Hall, Elizabeth, the poet's granddaughter, 192 266 275 her first marriage to Thomas Nash, and her second marriage to John Barnard (or Bernard), 282 her death and will, 282 283

Hall, Dr. John, the poet's son-in-law, 266 268 273 281

Hall, Mrs. Susanna, the poet's elder daughter, 192 205 266 inherits the chief part of the poet's estate, 275 281 her death, her 'witty' disposition, 281

Hall, William (1), on the inscription over the poet's grave, 272 and n 2 362

Hall, William (2), see 'H., Mr. W.'

Halliwell-Phillipps, James Orchard, the indenture of the poet's property in Blackfriars in the collection of, 267 n his edition of Shakespeare, 325 312 his great labours on Shakespeare's biography, 333 363 364

Hamlet: parallelisms in the Electra of Sophocles, the Andromache of Euripides, and the Persae of AEschylus, 13 n Polonius's advice to Laertes borrowed from Lyly's Euphues, 62 n allusion to boy-actors, 213 n 2 214 and n 1 216 date of production, 221 previous popularity of the story on the stage, 221 and n sources drawn upon by the poet, 221-2 success of Burbage in the title-part, 222 the problem of its publication, 222-4 the three versions, 222-4 Theobald's emendations, 224 its world-wide popularity, 224 the longest of all the poet's plays, 224 the humorous element, 224 225 its central interest, 225 For editions see Section xix. (Bibliography), 301-25

Hanmer, Sir Thomas, 224 his edition of Shakespeare, 318

Harington, Sir John, translates Ariosto, 208

Harington, Lucy, her marriage to the third Earl of Bedford, 161

Harness, William, 324

Harrison, John, publisher of 'Lucrece,' 76

Harsnet, 'Declaration of Popish Impostures' by, 241

Hart family, the, and the poet's reputed birthplace, 8

Hart, Joan, Shakespeare's sister, 8 his bequest to her, 276 her three sons, 276 283

Hart, John, 283

Hart, Joseph. C., 371

Harvey, Gabriel, bestows on Spenser the title of 'an English Petrarch,' 101 justifies the imitation of Petrarch, 101 n 4 his parody of sonnetteering, 106 121 and n his advice to Barnes, 133 his 'Four Letters and certain Sonnets,' 440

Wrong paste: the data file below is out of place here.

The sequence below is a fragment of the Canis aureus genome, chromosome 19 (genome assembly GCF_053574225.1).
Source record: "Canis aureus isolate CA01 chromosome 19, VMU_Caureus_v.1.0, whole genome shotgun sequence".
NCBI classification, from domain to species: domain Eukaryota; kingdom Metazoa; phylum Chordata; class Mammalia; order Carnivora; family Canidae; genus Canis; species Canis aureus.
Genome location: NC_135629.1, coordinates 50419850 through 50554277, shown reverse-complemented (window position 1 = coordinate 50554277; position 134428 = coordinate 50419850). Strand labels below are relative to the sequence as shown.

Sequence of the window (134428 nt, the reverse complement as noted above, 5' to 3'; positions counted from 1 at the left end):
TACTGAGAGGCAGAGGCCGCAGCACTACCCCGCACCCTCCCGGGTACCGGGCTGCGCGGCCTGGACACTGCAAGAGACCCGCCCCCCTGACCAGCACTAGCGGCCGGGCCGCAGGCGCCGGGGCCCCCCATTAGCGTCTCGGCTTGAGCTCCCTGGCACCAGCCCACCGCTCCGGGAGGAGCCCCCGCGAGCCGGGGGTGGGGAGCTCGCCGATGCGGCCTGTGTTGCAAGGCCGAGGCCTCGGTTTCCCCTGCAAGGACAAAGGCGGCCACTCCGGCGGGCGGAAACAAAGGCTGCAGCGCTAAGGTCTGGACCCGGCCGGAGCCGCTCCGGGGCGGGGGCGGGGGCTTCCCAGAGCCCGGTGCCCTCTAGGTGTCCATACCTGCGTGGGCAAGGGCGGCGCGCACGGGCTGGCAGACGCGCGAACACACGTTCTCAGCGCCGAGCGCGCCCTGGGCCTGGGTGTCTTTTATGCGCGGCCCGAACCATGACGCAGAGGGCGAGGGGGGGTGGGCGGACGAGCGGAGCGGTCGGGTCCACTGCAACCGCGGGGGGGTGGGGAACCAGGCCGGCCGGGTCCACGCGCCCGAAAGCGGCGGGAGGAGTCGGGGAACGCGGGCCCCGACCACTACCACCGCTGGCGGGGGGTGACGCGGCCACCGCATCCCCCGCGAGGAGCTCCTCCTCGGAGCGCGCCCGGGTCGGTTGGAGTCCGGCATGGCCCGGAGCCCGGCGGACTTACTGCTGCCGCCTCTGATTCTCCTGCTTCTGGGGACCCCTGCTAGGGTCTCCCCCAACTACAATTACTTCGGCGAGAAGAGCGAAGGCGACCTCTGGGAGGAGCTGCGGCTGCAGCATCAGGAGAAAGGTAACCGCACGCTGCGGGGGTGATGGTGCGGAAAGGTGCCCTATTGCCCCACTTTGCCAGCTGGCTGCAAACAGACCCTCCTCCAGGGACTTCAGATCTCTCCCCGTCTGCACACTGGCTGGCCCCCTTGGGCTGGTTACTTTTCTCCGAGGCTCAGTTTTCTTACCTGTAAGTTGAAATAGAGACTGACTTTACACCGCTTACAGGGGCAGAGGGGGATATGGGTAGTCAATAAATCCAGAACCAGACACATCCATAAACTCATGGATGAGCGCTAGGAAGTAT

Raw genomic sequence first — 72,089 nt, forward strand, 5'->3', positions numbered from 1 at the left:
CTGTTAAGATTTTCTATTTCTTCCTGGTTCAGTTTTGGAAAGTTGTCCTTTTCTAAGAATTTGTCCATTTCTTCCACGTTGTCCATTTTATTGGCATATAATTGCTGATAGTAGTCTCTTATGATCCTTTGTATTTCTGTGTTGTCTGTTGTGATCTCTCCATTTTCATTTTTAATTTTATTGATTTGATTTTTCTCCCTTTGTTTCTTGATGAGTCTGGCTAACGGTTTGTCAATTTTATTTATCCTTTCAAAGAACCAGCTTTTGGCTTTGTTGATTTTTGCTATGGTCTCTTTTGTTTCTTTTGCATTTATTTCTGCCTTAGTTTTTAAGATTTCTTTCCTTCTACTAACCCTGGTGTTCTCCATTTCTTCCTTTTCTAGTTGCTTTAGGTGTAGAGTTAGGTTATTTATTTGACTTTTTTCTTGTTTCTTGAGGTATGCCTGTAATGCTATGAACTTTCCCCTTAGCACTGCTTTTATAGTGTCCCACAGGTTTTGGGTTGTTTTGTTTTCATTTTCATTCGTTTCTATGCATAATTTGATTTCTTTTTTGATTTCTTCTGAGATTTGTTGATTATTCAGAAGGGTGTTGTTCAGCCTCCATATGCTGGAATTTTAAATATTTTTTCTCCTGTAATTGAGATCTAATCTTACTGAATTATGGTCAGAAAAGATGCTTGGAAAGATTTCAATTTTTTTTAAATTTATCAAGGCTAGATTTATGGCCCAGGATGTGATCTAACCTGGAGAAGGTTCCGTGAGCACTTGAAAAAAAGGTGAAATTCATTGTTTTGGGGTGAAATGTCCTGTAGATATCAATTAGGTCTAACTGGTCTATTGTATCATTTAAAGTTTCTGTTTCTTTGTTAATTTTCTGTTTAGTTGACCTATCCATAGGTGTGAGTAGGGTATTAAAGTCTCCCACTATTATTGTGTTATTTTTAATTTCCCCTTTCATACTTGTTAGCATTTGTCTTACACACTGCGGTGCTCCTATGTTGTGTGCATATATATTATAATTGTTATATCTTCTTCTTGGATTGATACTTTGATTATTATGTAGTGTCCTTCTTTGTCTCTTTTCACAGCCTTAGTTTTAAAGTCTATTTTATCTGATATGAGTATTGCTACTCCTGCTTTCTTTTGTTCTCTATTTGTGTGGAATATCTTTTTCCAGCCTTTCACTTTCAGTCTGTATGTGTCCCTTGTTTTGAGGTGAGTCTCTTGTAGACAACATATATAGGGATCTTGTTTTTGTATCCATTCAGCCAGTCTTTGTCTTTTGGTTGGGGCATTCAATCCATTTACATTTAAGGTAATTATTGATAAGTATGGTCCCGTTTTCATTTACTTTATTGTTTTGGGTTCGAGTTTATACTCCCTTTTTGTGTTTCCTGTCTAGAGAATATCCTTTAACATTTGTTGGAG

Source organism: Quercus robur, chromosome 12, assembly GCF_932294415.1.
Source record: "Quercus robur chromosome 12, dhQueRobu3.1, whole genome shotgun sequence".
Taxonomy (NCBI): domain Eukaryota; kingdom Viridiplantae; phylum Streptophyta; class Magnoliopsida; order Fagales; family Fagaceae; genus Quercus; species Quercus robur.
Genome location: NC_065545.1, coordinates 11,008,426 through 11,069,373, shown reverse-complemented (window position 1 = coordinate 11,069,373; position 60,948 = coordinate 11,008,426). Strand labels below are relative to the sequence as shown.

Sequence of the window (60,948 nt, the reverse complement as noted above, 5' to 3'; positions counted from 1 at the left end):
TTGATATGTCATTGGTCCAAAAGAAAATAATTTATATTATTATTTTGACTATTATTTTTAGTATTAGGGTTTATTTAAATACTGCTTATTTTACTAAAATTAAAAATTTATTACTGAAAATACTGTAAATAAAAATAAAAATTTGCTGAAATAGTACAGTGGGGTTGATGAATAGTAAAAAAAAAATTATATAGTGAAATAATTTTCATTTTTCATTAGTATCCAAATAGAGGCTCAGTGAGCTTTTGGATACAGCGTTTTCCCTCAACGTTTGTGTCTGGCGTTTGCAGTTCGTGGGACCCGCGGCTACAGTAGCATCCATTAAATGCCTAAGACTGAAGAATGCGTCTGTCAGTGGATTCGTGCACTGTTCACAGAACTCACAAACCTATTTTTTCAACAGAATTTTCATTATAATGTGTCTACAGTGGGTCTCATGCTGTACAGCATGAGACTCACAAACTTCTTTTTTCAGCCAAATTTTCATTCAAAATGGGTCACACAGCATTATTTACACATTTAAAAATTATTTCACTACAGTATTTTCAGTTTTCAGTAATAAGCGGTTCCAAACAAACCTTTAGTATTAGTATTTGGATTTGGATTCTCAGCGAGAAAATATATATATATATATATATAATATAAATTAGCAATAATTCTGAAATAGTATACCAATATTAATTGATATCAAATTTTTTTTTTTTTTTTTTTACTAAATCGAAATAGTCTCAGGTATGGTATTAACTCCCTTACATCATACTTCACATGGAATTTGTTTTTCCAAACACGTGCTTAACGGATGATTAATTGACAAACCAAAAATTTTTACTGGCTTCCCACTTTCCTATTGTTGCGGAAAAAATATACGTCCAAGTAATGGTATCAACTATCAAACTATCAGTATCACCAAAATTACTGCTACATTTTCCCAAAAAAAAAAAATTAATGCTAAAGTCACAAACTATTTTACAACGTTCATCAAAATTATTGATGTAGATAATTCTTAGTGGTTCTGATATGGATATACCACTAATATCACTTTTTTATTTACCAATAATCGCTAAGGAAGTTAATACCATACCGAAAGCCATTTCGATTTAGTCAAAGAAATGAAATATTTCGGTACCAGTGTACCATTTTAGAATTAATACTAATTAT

Hathaway, Anne. See Shakespeare, Anne

Hathaway, Catherine, sister of Anne Hathaway, 19

Hathaway, Joan, mother of Anne Hathaway, 19

Hathaway, Richard, marriage of his daughter Anne (or Agnes) to the poet, 18 19-22 his position as a yeoman, 18 19 his will, 19

Haughton, William, 48 n 418

Hawthorne, Nathaniel, 371

Hazlitt, William, and Shakespearean criticism, 333 364 365

Healey, John, 400 403 n 2 408 409

'Hecatommithi,' Cinthio's, Shakespeare's indebtedness to, 14 53 236

Heine, studies of Shakespeare's heroines by, 345

Helena in All's Well that Ends Well, 163

Heming, John (actor-friend of Shakespeare), wrongly claimed as a native of Stratford, 31 n 36 202 203 264 the poet's bequest to, 276 signs dedication of First Folio, 303 306

Henderson, John, actor, 337

Heneage, Sir Thomas, 375 n 3

Henley-in-Arden, 4

Henrietta Maria, Queen, billeted on Mrs. Hall (the poet's daughter) at Stratford, 281

Henry IV (parts i. and ii.): passage ridiculing the affectations of Euphues, 62 n sources drawn upon, 167 Justice Shallow, 29 168 references to persons and districts familiar to the poet, 167 168 the characters, 68 169 170 For editions see Section xix. (Bibliography), 301-325

Henry V, The Famous Victories of, the groundwork of Henry V and of Henry V, 167 174

Henry V: French dialogues, 1 disdainful allusion to sonnetteering, 108 date of production 173 imperfect drafts of the play, 173 First Folio version of 1623, 173 the comic characters, 173 the victory of Agincourt, 174 the poet's final experiment in the dramatisation of English history, 174 the allusions to the Earl of Essex, 175 For editions see Section xix. (Bibliography), 301-25

Henry VI (pt. i.): performed at the Rose Theatre in 1592, 56 Nash's remarks on, 56 57 first publication, 58 contains only a slight impress of the poet's style, 59 performed by Lord Strange's men, 59

Henry VI (pt. ii.): parallel in the OEdipus Coloneus of Sophocles with a passage in, 13 n publication of a first draft with the title of The first part of the Contention betwixt the two famous Houses of Yorke and Lancaster, 59 performed by Lord Strange's men, 59 revision of the play, 60 the poet's coadjutors in the revision, 60

Henry VI (pt. iii.): performed by a company other than the poet's own, 36 performed in the autumn of 1592, 57 publication of a first draft of the play under the title of The True Tragedie of Richard, Duke of Yorke, &c., 59 performed by Lord Pembroke's men, 36 59 partly remodelled, 60 the poet's coadjutors in the revision, 60 For editions see Section xix. (Bibliography), 301-25

Henry VIII, 174 attributed to Shakespeare and Fletcher, 259 noticed by Sir Henry Wotton, 260 first publication, 261 the portions that can confidently be assigned to Shakespeare, 262 uncertain authorship of Wolsey's farewell to Cromwell, 262 Fletcher's share, 262 For editions see Section xix. (Bibliography), 301-25

Henryson, Robert, 227

Henslowe, Philip, erects the Rose Theatre, 36 bribes a publisher to abandon the publication of Patient Grissell, 48 n 180 n 225 260

'Heptameron of Civil Discources,' Whetstone's, 237